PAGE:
Contemporary Fiction: Luster. Raven Leilani

This portrait-of-an-artist narrative is written with such a distinct and engaging voice that the reader inevitably finds themselves drawn in immediately. In the early chapters, this book pushed me to really step outside my own experiences, but by the end I was captivated by the ways in which, when given the chance, Leilani’s protagonist came to understand and empower herself as a woman and an artist. Get the book.

Science Fiction: Kindred. Octavia Butler

Let me preface by saying I am really not a reader of science fiction, but a trusted friend recommended this to me and I owe that friend BIG TIME. Without wanting to give anything away, I’ll just say that this story puts the contemporary reader into such close proximity with America’s ugly history of slavery, closing the distance and desensitization we have become accustomed to from media and watered down school history classes.

Poetry: A Fortune for Your Disaster. Hanif Abdurraqib

I feel saying too much about these poems will diminish them. I’ll leave it to Hanif:

“the poem begins not where the knife enters
but where the blade twists.
Some wounds cannot be hushed
no matter the way one writes of blood”

Poetry (yes, another tie…you’re welcome): The Tradition. Jericho Brown.

Again, what could be said about this 2020 Pulitzer Prize Winner? Certainly nothing better than

“I begin with love, hoping to end there.”

Short Fiction: The Secret Lives of Church Ladies. Deesha Philyaw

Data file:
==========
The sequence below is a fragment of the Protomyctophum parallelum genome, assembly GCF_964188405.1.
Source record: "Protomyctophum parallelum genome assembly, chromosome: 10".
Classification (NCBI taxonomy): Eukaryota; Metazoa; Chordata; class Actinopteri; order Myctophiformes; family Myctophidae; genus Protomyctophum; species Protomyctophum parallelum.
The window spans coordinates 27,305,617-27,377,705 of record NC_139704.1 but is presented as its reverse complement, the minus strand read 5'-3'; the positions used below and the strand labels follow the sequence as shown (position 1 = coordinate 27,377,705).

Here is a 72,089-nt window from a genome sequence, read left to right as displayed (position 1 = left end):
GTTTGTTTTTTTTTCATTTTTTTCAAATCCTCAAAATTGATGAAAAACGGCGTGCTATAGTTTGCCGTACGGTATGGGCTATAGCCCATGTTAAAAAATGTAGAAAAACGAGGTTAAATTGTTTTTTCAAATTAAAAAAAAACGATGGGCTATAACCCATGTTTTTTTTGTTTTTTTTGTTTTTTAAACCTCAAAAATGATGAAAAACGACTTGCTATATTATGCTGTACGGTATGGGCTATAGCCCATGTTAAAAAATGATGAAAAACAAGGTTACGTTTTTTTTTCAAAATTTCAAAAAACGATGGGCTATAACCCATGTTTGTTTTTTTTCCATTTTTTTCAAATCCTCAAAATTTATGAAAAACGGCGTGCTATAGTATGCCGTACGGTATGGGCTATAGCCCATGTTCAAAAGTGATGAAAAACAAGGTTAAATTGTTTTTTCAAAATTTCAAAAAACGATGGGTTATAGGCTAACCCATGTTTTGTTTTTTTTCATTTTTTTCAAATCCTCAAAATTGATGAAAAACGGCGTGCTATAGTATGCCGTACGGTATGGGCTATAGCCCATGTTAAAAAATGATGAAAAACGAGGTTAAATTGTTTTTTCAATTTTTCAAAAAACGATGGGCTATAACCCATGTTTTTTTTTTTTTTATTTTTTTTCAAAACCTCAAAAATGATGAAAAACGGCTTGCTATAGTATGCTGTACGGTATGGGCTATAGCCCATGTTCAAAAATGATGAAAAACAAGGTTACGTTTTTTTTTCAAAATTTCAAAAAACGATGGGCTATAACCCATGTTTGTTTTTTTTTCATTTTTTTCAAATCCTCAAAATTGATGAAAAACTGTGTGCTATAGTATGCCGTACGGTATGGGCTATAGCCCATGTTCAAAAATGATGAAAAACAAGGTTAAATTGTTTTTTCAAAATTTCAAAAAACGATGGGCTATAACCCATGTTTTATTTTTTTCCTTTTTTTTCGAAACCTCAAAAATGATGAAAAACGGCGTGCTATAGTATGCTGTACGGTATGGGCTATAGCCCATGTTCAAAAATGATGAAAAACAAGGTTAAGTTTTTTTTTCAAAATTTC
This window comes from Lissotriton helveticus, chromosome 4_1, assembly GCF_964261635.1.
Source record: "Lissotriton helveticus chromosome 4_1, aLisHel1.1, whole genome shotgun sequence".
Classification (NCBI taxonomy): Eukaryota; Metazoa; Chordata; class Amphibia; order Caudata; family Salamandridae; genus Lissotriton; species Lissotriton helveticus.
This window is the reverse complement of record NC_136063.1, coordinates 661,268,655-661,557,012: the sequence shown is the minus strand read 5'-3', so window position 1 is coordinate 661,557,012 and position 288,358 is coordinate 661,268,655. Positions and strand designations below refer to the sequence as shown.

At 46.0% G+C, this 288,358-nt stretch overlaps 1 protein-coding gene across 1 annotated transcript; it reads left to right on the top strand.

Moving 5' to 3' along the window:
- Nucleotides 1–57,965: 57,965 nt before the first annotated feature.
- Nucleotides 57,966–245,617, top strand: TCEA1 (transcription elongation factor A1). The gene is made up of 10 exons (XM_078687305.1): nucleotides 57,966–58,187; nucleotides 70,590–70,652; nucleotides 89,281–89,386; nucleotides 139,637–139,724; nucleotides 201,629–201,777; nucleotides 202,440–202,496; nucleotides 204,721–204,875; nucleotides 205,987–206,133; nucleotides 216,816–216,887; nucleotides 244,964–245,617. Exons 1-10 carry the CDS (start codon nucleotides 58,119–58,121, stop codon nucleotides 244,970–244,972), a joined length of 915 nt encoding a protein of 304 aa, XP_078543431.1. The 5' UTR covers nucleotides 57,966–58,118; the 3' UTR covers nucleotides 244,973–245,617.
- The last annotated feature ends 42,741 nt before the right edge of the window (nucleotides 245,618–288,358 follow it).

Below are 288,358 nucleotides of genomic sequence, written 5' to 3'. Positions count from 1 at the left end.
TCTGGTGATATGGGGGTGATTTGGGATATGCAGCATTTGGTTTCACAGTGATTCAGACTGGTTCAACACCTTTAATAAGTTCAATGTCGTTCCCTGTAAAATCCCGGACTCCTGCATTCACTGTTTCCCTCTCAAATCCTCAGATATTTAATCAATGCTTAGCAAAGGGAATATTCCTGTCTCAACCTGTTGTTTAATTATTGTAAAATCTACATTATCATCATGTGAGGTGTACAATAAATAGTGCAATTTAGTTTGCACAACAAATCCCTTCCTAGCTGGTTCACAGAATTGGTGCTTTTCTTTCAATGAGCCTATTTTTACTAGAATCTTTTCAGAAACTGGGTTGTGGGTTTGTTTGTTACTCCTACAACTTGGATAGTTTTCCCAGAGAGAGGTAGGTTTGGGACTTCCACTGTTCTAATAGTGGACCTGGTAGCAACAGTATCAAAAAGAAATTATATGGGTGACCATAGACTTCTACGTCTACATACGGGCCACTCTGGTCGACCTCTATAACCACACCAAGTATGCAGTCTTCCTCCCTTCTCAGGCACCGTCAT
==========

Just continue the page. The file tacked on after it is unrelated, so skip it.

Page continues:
These stories are such a wonderful celebration of Black women and the South. These women are nurses and mothers, friends and sisters, lovers and teachers.  Philyaw infuses these stories with so many aspects of Southern culture, both positive and negative – from food and religion, to language and music, even stereotypes and discrimination. These stories are honest, heartfelt, and memorable (if you like them, I also recommend Girl, Woman, Other by Bernadine Evaristo). Get the book.

Memoir: The Autobiography of Malcom X. Alex Haley

This is a powerful, telling memoir of a man too often misrepresented within the history of the Civil Rights struggle. To clarify any confusion: in the final months of his life, Malcolm worked closely with Alex Haley to draft this memoir, only to be killed just before finalizing as the last few chapters. In recent years, I’m encouraged to see alternative perspectives about Malcolm X and the Black Panthers resurfacing, but would highly encourage readers to pick up with this memoir.

Bonus Rec (My Favorite): Sula. Toni Morrison

This is my favorite book by my favorite author. This book does so much work (in shockingly few pages). In this story of two strong women, Morrison touches on huge themes–racism, family, memory, beauty, friendship, forgiveness, and more. And from a technical perspective (because I’m a nerdy writer), I know of no book where dialogue and setting do so much work for the story.

Bonus Classic Fiction (Sorry, I can’t stop): Invisible Man. Ralph Ellison

I have read this book several times, and each time I pick up new things, and that is Ellison’s genius. The themes echo in this book through every sentence and scene, leaving the reader with a more powerful impression of the pervasiveness and violence of racism in America. Yes, it’s long but just trust me, it’s worth it.

Plus, some other great links to check out:
Find a Black-owned bookstore in your state with this list of 125 Black-owned, independent bookstores nation wide.
Check out these highlighted, forthcoming books by Black authors from BiblioBria (or watch her video recap!).
I also love this list of top books by Black authors published in 2019 (because none of us get to all the books).